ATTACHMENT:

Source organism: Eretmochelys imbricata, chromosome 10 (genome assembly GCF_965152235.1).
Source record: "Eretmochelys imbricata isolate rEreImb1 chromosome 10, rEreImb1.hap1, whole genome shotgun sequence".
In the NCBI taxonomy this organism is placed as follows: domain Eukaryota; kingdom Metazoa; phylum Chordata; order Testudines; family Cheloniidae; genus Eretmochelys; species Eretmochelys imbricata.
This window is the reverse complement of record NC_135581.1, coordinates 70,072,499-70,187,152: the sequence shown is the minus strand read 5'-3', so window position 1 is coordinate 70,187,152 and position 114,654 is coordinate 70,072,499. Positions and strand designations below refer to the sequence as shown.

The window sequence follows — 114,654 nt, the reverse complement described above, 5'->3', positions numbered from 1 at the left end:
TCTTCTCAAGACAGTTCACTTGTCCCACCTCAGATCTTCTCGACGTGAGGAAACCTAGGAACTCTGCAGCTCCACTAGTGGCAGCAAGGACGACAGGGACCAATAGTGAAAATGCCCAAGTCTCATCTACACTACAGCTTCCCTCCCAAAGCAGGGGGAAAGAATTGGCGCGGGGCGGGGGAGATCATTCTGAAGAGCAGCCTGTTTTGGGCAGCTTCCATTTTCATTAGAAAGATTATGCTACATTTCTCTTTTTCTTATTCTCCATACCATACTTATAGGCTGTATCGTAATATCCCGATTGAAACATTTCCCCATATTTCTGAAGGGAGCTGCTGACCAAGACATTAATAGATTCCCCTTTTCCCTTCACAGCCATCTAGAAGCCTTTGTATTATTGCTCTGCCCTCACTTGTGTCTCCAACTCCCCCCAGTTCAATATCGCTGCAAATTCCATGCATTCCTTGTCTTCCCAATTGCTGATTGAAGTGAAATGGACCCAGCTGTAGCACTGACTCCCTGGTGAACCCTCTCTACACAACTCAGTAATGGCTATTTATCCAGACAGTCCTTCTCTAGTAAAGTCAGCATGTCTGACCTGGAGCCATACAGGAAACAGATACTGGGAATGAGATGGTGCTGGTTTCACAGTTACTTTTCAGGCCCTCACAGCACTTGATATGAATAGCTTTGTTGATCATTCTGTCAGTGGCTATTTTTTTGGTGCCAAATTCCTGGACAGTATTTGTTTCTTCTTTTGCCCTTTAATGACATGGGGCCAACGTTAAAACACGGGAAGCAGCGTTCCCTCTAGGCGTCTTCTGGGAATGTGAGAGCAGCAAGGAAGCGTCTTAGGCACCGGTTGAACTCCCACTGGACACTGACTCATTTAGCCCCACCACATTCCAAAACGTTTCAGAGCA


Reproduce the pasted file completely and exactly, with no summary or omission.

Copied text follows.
Source organism: Eretmochelys imbricata, chromosome 10 (genome assembly GCF_965152235.1).
Source record: "Eretmochelys imbricata isolate rEreImb1 chromosome 10, rEreImb1.hap1, whole genome shotgun sequence".
In the NCBI taxonomy this organism is placed as follows: domain Eukaryota; kingdom Metazoa; phylum Chordata; order Testudines; family Cheloniidae; genus Eretmochelys; species Eretmochelys imbricata.
This window is the reverse complement of record NC_135581.1, coordinates 70,072,499-70,187,152: the sequence shown is the minus strand read 5'-3', so window position 1 is coordinate 70,187,152 and position 114,654 is coordinate 70,072,499. Positions and strand designations below refer to the sequence as shown.

The window sequence follows — 114,654 nt, the reverse complement described above, 5'->3', positions numbered from 1 at the left end:
TCTTCTCAAGACAGTTCACTTGTCCCACCTCAGATCTTCTCGACGTGAGGAAACCTAGGAACTCTGCAGCTCCACTAGTGGCAGCAAGGACGACAGGGACCAATAGTGAAAATGCCCAAGTCTCATCTACACTACAGCTTCCCTCCCAAAGCAGGGGGAAAGAATTGGCGCGGGGCGGGGGAGATCATTCTGAAGAGCAGCCTGTTTTGGGCAGCTTCCATTTTCATTAGAAAGATTATGCTACATTTCTCTTTTTCTTATTCTCCATACCATACTTATAGGCTGTATCGTAATATCCCGATTGAAACATTTCCCCATATTTCTGAAGGGAGCTGCTGACCAAGACATTAATAGATTCCCCTTTTCCCTTCACAGCCATCTAGAAGCCTTTGTATTATTGCTCTGCCCTCACTTGTGTCTCCAACTCCCCCCAGTTCAATATCGCTGCAAATTCCATGCATTCCTTGTCTTCCCAATTGCTGATTGAAGTGAAATGGACCCAGCTGTAGCACTGACTCCCTGGTGAACCCTCTCTACACAACTCAGTAATGGCTATTTATCCAGACAGTCCTTCTCTAGTAAAGTCAGCATGTCTGACCTGGAGCCATACAGGAAACAGATACTGGGAATGAGATGGTGCTGGTTTCACAGTTACTTTTCAGGCCCTCACAGCACTTGATATGAATAGCTTTGTTGATCATTCTGTCAGTGGCTATTTTTTTGGTGCCAAATTCCTGGACAGTATTTGTTTCTTCTTTTGCCCTTTAATGACATGGGGCCAACGTTAAAACACGGGAAGCAGCGTTCCCTCTAGGCGTCTTCTGGGAATGTGAGAGCAGCAAGGAAGCGTCTTAGGCACCGGTTGAACTCCCACTGGACACTGACTCATTTAGCCCCACCACATTCCAAAACGTTTCAGAGCA